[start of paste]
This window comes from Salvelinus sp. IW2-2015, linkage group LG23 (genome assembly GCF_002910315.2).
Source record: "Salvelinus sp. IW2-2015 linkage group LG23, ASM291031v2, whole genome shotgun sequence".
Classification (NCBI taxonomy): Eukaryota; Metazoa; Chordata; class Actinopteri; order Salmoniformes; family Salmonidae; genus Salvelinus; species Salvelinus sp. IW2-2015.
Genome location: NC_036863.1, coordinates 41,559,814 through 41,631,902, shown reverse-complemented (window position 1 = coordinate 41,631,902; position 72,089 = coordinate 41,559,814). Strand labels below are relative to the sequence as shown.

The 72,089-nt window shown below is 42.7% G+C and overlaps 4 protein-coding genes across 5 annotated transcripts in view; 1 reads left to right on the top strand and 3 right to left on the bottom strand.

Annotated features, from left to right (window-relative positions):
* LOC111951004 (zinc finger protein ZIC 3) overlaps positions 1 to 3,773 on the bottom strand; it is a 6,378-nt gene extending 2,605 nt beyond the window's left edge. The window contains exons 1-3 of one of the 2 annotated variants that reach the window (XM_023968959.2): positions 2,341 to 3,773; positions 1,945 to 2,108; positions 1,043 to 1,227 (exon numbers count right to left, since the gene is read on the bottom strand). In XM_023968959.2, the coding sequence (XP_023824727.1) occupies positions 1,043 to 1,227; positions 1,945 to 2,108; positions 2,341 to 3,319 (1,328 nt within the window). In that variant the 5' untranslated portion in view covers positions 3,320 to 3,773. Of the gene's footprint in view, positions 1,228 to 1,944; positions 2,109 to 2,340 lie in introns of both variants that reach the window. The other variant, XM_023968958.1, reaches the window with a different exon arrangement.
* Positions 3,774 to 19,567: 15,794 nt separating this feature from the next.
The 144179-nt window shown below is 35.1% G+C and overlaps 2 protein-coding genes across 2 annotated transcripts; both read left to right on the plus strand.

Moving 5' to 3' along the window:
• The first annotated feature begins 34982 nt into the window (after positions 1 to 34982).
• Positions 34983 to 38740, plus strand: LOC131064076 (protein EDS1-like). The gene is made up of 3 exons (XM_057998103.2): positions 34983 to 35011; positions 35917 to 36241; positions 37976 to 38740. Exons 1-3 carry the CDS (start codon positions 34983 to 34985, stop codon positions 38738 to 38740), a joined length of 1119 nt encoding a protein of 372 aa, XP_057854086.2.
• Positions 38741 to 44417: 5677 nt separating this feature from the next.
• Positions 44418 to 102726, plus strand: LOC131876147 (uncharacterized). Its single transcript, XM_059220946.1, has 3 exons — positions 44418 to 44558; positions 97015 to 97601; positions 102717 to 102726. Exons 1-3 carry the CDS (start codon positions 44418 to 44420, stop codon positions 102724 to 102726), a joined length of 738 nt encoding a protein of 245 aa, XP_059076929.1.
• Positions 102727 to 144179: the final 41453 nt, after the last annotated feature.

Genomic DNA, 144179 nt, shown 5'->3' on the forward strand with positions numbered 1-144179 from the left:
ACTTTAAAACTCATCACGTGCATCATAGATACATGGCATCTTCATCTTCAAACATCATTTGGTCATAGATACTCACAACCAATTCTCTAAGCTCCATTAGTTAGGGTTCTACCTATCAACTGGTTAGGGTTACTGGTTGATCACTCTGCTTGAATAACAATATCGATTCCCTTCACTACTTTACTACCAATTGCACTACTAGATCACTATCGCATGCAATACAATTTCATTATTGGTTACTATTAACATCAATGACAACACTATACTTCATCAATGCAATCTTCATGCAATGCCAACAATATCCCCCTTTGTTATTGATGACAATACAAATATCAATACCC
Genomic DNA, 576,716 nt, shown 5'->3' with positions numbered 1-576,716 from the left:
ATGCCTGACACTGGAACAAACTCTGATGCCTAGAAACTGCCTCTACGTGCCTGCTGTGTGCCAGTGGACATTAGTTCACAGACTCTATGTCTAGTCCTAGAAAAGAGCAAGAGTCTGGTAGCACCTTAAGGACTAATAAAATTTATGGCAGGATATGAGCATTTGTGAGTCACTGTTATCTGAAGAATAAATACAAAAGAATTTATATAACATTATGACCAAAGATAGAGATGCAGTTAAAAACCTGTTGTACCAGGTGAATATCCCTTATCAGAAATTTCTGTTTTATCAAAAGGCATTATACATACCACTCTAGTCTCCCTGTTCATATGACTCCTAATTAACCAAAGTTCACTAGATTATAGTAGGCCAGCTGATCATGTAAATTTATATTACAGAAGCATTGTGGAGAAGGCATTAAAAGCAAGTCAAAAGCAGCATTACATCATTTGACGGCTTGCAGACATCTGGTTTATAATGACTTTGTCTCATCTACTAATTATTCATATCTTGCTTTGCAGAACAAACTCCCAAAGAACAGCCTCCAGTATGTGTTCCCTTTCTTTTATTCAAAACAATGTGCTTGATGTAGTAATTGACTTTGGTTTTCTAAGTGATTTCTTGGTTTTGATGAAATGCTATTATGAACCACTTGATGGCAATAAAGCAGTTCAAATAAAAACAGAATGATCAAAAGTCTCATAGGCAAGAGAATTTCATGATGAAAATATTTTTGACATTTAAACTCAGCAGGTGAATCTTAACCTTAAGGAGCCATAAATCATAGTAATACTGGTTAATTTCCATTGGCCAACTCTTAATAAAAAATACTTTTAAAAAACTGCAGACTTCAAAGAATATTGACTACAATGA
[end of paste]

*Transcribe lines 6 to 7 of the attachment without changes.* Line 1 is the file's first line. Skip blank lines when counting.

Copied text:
Annotated features, from left to right (window-relative positions):
* LOC111951004 (zinc finger protein ZIC 3) overlaps positions 1 to 3,773 on the bottom strand; it is a 6,378-nt gene extending 2,605 nt beyond the window's left edge. The window contains exons 1-3 of one of the 2 annotated variants that reach the window (XM_023968959.2): positions 2,341 to 3,773; positions 1,945 to 2,108; positions 1,043 to 1,227 (exon numbers count right to left, since the gene is read on the bottom strand). In XM_023968959.2, the coding sequence (XP_023824727.1) occupies positions 1,043 to 1,227; positions 1,945 to 2,108; positions 2,341 to 3,319 (1,328 nt within the window). In that variant the 5' untranslated portion in view covers positions 3,320 to 3,773. Of the gene's footprint in view, positions 1,228 to 1,944; positions 2,109 to 2,340 lie in introns of both variants that reach the window. The other variant, XM_023968958.1, reaches the window with a different exon arrangement.